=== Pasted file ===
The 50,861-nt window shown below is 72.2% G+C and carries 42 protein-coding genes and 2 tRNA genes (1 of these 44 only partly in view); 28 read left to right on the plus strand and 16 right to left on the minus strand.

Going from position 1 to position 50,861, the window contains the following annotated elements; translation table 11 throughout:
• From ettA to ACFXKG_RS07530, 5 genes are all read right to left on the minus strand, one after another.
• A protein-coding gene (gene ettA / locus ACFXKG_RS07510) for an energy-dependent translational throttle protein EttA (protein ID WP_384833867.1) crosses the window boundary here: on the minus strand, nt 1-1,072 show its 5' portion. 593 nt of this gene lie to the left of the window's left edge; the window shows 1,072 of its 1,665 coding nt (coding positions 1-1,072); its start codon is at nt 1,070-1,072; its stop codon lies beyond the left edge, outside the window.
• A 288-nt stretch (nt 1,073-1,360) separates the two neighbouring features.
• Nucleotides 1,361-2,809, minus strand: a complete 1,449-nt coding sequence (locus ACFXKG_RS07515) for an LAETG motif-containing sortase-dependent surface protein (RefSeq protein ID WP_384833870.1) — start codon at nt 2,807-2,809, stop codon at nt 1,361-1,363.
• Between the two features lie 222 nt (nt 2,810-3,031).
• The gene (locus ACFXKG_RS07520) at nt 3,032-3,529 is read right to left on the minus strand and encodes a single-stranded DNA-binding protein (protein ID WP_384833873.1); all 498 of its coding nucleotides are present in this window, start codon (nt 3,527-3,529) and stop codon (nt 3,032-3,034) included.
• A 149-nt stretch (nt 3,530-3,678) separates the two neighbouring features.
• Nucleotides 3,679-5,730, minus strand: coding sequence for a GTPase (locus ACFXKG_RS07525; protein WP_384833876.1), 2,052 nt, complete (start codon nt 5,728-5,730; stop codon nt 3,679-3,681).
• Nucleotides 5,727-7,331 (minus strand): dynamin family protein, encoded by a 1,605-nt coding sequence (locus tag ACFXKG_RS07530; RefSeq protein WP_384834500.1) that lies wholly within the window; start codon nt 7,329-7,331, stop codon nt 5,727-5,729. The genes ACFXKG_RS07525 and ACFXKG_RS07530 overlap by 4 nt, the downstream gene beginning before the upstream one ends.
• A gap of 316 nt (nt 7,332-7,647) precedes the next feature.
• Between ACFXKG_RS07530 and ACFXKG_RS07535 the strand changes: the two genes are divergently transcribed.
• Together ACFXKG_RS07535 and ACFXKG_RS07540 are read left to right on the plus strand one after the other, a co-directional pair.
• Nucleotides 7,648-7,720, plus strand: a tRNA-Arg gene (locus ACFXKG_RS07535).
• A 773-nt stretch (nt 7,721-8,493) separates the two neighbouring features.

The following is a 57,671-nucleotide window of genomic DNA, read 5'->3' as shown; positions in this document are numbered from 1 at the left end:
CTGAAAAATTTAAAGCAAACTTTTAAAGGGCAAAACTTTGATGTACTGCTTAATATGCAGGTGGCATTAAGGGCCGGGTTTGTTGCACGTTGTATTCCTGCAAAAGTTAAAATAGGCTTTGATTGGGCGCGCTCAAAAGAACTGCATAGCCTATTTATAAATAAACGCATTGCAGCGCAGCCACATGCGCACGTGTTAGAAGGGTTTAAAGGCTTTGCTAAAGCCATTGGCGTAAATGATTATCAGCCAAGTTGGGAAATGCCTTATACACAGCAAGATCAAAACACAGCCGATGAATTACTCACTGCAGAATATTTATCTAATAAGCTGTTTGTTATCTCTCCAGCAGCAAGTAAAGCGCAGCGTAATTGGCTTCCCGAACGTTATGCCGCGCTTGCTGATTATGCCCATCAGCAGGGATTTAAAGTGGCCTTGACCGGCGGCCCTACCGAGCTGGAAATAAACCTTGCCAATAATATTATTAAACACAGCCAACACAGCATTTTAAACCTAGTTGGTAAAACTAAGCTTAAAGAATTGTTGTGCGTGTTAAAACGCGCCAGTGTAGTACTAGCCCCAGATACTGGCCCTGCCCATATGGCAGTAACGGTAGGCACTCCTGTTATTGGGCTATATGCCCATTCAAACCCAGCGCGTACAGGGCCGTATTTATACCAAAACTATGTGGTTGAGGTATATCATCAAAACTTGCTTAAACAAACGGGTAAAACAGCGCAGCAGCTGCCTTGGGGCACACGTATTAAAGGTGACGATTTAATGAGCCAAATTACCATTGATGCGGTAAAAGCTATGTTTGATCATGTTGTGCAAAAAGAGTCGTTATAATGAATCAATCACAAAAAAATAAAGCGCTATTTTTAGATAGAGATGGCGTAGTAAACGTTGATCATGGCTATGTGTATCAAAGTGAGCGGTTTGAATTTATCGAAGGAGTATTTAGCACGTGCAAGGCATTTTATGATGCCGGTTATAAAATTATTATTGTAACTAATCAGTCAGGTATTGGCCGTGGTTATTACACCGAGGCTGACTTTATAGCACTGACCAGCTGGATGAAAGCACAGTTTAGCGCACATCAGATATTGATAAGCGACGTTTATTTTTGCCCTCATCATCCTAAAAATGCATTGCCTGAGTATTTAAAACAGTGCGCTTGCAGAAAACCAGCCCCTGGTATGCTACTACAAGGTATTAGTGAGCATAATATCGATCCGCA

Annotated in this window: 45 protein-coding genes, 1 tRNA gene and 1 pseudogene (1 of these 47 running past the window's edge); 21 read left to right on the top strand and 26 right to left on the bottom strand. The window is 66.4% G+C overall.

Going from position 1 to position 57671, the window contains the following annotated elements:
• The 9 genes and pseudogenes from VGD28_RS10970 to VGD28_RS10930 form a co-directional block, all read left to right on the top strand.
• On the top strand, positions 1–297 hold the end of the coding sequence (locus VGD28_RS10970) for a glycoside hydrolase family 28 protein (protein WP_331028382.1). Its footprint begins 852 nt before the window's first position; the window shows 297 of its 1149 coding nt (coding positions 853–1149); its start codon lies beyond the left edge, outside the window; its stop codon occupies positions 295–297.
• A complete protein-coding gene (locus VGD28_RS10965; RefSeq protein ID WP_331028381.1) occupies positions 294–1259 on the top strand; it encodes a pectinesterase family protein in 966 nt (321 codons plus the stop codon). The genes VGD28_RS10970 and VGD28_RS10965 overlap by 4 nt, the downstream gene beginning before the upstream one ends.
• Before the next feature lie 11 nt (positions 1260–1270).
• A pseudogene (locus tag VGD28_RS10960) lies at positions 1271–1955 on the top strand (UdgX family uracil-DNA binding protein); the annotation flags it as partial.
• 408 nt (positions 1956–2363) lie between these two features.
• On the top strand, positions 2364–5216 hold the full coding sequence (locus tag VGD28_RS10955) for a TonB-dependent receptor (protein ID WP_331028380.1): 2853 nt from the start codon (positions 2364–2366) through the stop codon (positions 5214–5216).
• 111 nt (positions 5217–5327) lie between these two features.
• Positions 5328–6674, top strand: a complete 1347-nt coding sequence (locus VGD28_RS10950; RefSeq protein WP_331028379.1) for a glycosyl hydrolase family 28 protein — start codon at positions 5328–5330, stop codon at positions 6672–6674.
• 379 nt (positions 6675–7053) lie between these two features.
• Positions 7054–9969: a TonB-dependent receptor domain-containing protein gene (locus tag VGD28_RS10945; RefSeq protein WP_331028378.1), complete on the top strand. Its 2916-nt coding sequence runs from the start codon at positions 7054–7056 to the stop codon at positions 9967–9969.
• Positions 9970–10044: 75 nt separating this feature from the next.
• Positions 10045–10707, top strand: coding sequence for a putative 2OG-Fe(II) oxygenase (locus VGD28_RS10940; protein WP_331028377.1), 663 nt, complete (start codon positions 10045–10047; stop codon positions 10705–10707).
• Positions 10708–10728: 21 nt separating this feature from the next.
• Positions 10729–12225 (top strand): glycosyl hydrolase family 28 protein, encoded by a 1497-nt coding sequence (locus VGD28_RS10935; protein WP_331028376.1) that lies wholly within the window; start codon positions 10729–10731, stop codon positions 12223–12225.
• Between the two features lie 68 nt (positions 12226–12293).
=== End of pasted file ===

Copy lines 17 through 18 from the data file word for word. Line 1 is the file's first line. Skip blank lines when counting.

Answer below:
The following is a 57,671-nucleotide window of genomic DNA, read 5'->3' as shown; positions in this document are numbered from 1 at the left end:
CTGAAAAATTTAAAGCAAACTTTTAAAGGGCAAAACTTTGATGTACTGCTTAATATGCAGGTGGCATTAAGGGCCGGGTTTGTTGCACGTTGTATTCCTGCAAAAGTTAAAATAGGCTTTGATTGGGCGCGCTCAAAAGAACTGCATAGCCTATTTATAAATAAACGCATTGCAGCGCAGCCACATGCGCACGTGTTAGAAGGGTTTAAAGGCTTTGCTAAAGCCATTGGCGTAAATGATTATCAGCCAAGTTGGGAAATGCCTTATACACAGCAAGATCAAAACACAGCCGATGAATTACTCACTGCAGAATATTTATCTAATAAGCTGTTTGTTATCTCTCCAGCAGCAAGTAAAGCGCAGCGTAATTGGCTTCCCGAACGTTATGCCGCGCTTGCTGATTATGCCCATCAGCAGGGATTTAAAGTGGCCTTGACCGGCGGCCCTACCGAGCTGGAAATAAACCTTGCCAATAATATTATTAAACACAGCCAACACAGCATTTTAAACCTAGTTGGTAAAACTAAGCTTAAAGAATTGTTGTGCGTGTTAAAACGCGCCAGTGTAGTACTAGCCCCAGATACTGGCCCTGCCCATATGGCAGTAACGGTAGGCACTCCTGTTATTGGGCTATATGCCCATTCAAACCCAGCGCGTACAGGGCCGTATTTATACCAAAACTATGTGGTTGAGGTATATCATCAAAACTTGCTTAAACAAACGGGTAAAACAGCGCAGCAGCTGCCTTGGGGCACACGTATTAAAGGTGACGATTTAATGAGCCAAATTACCATTGATGCGGTAAAAGCTATGTTTGATCATGTTGTGCAAAAAGAGTCGTTATAATGAATCAATCACAAAAAAATAAAGCGCTATTTTTAGATAGAGATGGCGTAGTAAACGTTGATCATGGCTATGTGTATCAAAGTGAGCGGTTTGAATTTATCGAAGGAGTATTTAGCACGTGCAAGGCATTTTATGATGCCGGTTATAAAATTATTATTGTAACTAATCAGTCAGGTATTGGCCGTGGTTATTACACCGAGGCTGACTTTATAGCACTGACCAGCTGGATGAAAGCACAGTTTAGCGCACATCAGATATTGATAAGCGACGTTTATTTTTGCCCTCATCATCCTAAAAATGCATTGCCTGAGTATTTAAAACAGTGCGCTTGCAGAAAACCAGCCCCTGGTATGCTACTACAAGGTATTAGTGAGCATAATATCGATCCGCA